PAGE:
- Lynn Parramore interviews Mariana Mazzucato about the options available to build a more fair and inclusive economy even in the face of corporatist leaders like Donald Trump:
LP: In your earlier book, The Entrepreneurial State, you describe a model of capitalism that would address many of these problems. How does it work?- And James Bloodworth argues that we should embrace the efforts of workers who are striking for better pay - particularly when the alternative is to have "emergency laws" applied to further attack already-low levels of industrial activism.
MM: My work has shown how a different understanding of the role of the state in growth can unlock private investment. Markets are not static entities that are ‘intervened’ in (for good or bad) but are outcomes of public and private interactions. In my view, the state should be active and work in cooperation with private businesses to spur growth that’s sustainable and inclusive. The policy process is about co-creating and co-shaping of markets, creating new opportunities for business investment —and negotiating a better deal for the public too.
Historically, it has been an entrepreneurial state that stimulates and gives direction to new technological opportunities. It is those opportunities that stir the animal spirits of business to invest—and we can do that again. The examples I give in my book show that public investments are not only important for affecting the rate of growth but also its direction. And that these investments were most successful when mission driven, rather than aimed at single sectors. The venture capital industry entered biotechnology only decades after the National Institutes of Health led the way. Similarly, Apple’s i-products were only made possible due to the hefty public financing of all the technologies that make those products smart and not stupid: internet, GPS, touchscreen and SIRI. Today there are opportunities in green: indeed Germany is using its Energiewende policy as a way of envisioning a green transformation and innovation across many sectors.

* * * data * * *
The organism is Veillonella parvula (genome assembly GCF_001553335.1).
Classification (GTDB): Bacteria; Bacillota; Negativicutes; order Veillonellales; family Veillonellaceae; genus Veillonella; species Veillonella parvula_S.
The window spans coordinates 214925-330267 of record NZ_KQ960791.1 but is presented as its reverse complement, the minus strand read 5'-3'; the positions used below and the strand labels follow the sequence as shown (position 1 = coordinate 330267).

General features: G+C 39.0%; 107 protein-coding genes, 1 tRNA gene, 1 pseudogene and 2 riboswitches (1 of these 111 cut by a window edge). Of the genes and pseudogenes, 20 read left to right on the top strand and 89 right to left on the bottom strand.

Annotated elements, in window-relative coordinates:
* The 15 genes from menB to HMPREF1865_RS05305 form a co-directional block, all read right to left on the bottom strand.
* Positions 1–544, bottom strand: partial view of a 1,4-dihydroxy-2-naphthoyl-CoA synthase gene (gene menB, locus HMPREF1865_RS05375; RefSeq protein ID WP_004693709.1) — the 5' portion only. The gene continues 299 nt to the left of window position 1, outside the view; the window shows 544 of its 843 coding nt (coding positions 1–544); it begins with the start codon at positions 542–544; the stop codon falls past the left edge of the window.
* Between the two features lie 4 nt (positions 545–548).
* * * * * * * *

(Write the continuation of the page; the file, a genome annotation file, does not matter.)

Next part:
If we want growth today to be more innovation-driven, more inclusive and more sustainable, then we need a more active state — not a less active one.
- Thomas Walkom discusses how the Libs have been little more than a more photogenic version of the Harper Cons, while Tom Parkin compares them to the Sex Pistols as having run little more than a political swindle. Althia Raj calls out the Libs' sudden belief that Parliament is no place to discuss matters of public importance, including political fund-raising and the rules associated with it. And Joan Bryden points out that Justin Trudeau seems to have long since forgotten that he ran on a platform to fund health care, not to starve it.
- Shaurya Taran and Naheed Dosani write that Toronto's budget cuts figure to be devastating for people living in poverty.
- Finally, Lenard Monkman reports on the possibility that small and portable homes might help to address housing shortages on First Nations reserves.